I want to show something of people’s inner lives. I think for portraiture you have to be completely certain that you are interested in photographing this or that person. You can’t be wishy-washy in your motivation. You just have to know that you want to photograph this person and it’s a kind of knowing that eradicates any asking of “why?” My approach is fairly low-key. I don’t want to make waves. I’ll just ask something like “Can I photograph you as you are?” Sometimes I’ll give a little direction like “look over that way” but it’s never elaborate. Having an ability to focus and concentrate is necessary for making good portraits.
Sometimes my heart got to beating too much as I approached a person to make their picture, with fear of rejection also milling around in my head. Concentration was almost secondary to my cause. I just received a lot of film back from the lab and I wanted to share some of the portraits I made. I found myself this time around feeling a little more brazen and talkative with people as I built my confidence up. I certainly had more people included on the rolls of film than any other set so far.
After examining the scans, I acknowledge a decidedly Steinmetz influence. What felt strongest to me out of the photographer’s pictures was the inclusion of teenagers, kids, and young adults. Those pictures interested me the most and I subconsciously took it to heart. I started photographing couples, teenagers at homecoming football games, street preachers, and kids giving away puppies outside department stores. I’ve been carrying around a camera more and more with me, as well as my manners and thick skin for a “no.” I didn’t really receive any of the latter, possibly due to the former.
Since graduating, I’ve been thinking a lot about how to grow even more as a photographer from month to month or season to season. For me, that was making pictures of people. And while thinking about growth, I thought about a quote attributed to photographer Jerry Spagnoli on a bulletin board at the Penland School of Crafts in Penland, North Carolina. “If it scares you, I want you out there doing it.” It stuck with me for a long time, as well as a lot of faces in Mark Steinmetz’s portraits. While scanning the negatives, I noticed some of the striking similarities between some of my favorite pictures of his and my own images.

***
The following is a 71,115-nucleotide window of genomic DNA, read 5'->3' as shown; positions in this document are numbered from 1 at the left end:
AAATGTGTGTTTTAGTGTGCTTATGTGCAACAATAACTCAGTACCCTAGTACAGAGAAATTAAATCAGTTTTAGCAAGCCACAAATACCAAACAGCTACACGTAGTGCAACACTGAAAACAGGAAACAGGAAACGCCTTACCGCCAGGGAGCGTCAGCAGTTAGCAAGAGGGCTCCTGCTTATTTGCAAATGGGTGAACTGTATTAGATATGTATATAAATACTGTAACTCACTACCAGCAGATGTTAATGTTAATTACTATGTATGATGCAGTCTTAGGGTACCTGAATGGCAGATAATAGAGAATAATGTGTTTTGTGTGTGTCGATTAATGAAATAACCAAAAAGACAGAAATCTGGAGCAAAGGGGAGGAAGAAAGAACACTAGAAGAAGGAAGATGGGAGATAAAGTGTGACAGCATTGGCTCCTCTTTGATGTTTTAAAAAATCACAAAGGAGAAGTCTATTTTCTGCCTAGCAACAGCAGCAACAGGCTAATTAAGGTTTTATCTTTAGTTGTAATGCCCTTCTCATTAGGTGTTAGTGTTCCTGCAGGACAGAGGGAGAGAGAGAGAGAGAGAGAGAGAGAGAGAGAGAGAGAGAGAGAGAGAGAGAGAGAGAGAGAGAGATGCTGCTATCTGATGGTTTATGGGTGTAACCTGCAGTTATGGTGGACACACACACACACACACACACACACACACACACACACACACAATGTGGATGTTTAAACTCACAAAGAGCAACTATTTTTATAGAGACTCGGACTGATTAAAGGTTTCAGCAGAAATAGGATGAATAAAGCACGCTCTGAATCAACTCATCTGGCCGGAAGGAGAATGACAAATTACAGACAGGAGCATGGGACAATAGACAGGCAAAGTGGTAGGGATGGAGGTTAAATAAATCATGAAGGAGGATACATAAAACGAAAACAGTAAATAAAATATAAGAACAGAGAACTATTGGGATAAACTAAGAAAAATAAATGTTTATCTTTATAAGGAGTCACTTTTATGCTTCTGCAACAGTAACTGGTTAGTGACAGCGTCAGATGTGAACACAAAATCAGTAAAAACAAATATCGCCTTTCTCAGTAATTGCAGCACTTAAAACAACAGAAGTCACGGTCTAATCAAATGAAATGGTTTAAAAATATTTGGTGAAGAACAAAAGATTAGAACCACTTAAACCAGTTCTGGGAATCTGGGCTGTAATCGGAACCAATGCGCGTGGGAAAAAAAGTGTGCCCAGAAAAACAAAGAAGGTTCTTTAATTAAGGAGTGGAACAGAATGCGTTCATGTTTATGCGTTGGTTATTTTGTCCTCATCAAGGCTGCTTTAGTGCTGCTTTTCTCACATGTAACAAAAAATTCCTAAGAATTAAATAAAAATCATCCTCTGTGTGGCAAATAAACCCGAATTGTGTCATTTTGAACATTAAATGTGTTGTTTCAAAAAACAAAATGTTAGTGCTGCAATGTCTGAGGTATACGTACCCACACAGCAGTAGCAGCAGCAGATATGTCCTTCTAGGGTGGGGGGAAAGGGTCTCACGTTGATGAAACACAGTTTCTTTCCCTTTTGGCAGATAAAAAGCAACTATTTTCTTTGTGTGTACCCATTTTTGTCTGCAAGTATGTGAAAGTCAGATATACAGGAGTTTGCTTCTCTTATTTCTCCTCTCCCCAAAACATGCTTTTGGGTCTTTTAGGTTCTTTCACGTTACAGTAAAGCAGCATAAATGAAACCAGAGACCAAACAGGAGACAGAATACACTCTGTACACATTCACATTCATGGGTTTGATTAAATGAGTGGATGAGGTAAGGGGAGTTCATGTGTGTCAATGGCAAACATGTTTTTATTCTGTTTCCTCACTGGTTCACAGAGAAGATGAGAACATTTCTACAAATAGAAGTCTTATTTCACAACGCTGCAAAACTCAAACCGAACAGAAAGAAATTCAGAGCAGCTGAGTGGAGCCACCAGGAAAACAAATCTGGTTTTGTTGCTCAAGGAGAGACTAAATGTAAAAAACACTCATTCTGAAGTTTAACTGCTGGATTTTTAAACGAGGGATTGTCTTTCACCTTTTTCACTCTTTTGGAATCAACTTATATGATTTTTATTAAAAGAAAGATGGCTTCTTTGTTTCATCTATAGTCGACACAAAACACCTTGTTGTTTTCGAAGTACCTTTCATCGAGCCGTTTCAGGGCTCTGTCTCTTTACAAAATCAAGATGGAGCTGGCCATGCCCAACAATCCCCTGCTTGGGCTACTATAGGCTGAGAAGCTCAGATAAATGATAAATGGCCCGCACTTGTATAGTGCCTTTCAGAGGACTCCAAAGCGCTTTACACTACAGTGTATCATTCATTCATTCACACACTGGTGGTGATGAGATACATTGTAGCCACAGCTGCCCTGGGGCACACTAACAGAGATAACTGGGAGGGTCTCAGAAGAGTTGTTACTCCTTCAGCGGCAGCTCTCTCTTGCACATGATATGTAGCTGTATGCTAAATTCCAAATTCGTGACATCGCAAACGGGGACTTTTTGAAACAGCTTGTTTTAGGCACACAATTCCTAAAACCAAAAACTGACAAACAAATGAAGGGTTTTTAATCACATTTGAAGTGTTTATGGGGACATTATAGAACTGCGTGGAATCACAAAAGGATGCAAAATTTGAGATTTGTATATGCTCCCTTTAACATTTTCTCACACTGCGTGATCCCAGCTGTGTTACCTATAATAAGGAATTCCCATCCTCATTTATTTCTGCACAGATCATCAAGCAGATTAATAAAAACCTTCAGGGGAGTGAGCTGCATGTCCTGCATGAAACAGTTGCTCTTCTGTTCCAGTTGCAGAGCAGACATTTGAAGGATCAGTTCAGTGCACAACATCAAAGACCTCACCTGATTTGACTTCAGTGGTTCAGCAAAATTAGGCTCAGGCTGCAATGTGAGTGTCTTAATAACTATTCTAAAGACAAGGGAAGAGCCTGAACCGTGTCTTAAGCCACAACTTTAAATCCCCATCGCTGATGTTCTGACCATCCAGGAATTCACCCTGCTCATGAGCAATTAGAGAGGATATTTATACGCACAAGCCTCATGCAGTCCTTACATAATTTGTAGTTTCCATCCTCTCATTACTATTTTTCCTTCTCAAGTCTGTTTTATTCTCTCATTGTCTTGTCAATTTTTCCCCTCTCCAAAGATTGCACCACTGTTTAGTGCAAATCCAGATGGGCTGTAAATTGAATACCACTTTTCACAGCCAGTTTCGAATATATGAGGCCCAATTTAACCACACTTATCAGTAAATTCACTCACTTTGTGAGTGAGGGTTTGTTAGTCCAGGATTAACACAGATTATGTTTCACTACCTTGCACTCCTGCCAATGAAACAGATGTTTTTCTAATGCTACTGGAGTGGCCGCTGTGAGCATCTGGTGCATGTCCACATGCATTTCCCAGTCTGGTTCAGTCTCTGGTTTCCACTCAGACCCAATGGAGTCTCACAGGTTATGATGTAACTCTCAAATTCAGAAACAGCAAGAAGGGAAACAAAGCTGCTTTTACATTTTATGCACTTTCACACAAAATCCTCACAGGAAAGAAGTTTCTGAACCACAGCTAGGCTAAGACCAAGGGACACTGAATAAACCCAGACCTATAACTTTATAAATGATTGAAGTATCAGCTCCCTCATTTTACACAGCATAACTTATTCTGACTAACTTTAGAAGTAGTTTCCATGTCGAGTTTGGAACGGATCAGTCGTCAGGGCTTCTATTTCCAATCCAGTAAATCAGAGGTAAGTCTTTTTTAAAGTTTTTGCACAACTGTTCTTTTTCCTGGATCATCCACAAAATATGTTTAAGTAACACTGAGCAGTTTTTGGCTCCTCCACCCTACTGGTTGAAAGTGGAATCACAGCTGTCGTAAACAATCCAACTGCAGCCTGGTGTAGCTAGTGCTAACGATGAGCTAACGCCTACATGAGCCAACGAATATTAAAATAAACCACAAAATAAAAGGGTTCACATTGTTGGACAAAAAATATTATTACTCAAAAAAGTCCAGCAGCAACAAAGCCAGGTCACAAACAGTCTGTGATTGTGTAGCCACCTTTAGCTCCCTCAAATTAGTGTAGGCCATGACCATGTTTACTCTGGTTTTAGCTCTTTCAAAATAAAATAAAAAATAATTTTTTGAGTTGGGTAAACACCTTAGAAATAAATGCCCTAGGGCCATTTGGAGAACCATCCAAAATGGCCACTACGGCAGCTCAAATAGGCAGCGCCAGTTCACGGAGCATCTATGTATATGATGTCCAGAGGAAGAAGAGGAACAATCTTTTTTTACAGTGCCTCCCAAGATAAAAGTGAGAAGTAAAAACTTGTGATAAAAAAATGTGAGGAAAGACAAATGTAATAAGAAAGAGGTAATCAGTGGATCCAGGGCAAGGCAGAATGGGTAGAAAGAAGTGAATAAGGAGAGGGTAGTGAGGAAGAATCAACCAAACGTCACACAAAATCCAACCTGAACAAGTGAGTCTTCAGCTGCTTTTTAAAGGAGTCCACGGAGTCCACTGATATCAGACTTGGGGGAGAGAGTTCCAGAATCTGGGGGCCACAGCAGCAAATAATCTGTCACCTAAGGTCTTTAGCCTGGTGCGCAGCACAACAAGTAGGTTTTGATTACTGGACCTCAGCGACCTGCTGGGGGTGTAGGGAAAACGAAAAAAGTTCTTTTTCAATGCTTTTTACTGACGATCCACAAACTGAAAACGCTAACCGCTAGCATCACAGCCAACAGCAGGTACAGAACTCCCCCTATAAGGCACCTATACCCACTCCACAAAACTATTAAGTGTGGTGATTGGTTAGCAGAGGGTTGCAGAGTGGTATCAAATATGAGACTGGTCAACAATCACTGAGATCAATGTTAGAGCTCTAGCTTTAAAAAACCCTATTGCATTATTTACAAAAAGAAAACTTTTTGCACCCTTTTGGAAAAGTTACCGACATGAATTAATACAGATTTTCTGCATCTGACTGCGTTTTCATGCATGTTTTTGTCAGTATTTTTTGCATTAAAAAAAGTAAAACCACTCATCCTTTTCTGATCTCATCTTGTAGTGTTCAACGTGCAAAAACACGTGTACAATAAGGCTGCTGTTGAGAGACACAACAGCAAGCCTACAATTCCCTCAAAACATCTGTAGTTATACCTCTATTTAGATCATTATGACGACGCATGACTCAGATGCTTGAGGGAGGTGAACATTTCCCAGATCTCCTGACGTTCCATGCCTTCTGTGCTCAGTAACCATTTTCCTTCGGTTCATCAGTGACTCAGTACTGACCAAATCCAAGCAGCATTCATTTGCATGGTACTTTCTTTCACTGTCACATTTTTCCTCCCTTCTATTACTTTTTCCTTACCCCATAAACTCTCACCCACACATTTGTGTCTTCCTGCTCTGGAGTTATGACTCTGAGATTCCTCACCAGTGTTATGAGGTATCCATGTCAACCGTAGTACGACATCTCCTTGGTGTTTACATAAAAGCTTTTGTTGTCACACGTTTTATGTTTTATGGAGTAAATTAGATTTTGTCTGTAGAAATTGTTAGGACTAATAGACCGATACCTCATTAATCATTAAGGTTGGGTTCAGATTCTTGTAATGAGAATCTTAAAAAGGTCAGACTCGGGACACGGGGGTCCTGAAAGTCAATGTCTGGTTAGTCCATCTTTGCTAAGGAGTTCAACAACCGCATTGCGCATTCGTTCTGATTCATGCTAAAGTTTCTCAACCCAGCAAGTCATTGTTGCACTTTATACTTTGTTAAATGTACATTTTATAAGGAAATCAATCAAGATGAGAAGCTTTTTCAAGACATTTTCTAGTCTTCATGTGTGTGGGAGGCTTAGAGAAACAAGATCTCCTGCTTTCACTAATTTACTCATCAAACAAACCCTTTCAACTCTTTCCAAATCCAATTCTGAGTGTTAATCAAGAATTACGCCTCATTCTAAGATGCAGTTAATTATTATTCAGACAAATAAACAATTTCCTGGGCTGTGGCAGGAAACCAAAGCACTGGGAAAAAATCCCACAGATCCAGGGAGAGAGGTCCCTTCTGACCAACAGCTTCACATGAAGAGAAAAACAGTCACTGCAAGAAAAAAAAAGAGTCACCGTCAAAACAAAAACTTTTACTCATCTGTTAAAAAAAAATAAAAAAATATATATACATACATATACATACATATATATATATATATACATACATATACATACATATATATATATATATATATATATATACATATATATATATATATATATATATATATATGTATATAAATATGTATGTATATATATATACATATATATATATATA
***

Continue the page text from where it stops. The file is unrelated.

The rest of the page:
I came back to the overarching and overpowering influences again. I think it comes down to what you know and what you envision of as an artist. Figuring that out takes a little time, but maybe in three years or so I’ve learned a little more about what that means and how to contend with my influences like Mark Steinmetz. I used to avoid it because it seemed nearly impossible to make any sort of photographic voice my own. Is everything a copy of a copy? I begrudgingly refuse to take up that notion despite some of the obvious artistic influences and influencees out there. Something has to beget something else and that’s what makes for progress in a medium. In a small way I feel I’ve started to do that because what my work looks like now will be a bit different in another few years and that’s how you cultivate a voice and signature. Maybe influences aren’t so bad to emulate now and again, even subconsciously. If anything, change comes from it, it’s got to, and it helps to know where your ideas began in the first place. It makes you a better artist in the end, I think. Like going from making two minute songs to whole album and portfolios of profound work on its own level. That’s what we strive for, anyway.